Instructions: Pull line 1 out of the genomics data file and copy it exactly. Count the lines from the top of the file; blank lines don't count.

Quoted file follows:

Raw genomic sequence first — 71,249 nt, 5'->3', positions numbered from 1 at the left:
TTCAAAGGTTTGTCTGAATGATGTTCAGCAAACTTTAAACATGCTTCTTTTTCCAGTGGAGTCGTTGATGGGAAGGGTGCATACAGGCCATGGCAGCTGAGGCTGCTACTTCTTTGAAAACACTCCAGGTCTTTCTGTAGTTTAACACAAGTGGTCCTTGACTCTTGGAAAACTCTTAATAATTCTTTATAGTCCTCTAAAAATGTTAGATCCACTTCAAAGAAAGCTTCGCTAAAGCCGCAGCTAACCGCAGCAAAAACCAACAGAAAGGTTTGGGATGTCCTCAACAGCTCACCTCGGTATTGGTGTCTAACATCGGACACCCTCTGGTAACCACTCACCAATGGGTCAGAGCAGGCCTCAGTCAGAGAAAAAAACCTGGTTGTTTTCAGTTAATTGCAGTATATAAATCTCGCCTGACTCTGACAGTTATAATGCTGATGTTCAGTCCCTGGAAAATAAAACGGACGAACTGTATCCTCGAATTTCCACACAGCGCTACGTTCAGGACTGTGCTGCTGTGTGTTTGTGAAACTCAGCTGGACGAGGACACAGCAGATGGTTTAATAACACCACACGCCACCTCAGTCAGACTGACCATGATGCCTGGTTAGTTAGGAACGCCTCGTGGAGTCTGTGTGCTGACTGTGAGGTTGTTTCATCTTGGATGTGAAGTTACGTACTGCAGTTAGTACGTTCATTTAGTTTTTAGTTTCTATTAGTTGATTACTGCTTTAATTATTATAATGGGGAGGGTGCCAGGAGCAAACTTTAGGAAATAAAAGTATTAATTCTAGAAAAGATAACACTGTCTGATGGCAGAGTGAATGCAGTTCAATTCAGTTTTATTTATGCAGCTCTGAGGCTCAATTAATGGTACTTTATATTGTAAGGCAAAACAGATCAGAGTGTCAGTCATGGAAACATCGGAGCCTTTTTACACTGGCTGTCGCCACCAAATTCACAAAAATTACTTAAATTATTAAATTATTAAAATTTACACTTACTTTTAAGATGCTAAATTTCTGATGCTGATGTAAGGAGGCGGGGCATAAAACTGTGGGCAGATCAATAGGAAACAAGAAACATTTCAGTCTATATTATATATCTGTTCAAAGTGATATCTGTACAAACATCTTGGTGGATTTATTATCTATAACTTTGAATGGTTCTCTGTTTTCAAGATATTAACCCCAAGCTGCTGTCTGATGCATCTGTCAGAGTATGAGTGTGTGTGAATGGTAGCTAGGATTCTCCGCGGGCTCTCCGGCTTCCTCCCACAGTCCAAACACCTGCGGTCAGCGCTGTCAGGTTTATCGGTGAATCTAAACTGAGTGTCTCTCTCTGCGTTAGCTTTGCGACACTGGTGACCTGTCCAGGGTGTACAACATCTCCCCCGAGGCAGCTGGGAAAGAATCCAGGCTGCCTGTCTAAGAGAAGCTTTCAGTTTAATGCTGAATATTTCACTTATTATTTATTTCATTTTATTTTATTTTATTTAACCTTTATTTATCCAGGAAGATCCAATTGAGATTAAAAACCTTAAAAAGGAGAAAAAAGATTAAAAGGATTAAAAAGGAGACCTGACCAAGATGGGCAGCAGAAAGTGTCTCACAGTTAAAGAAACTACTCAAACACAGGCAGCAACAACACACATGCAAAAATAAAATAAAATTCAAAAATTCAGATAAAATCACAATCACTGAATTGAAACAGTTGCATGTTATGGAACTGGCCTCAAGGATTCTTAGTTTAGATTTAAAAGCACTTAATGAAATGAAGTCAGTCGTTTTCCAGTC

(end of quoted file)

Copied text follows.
Raw genomic sequence first — 71,249 nt, 5'->3', positions numbered from 1 at the left: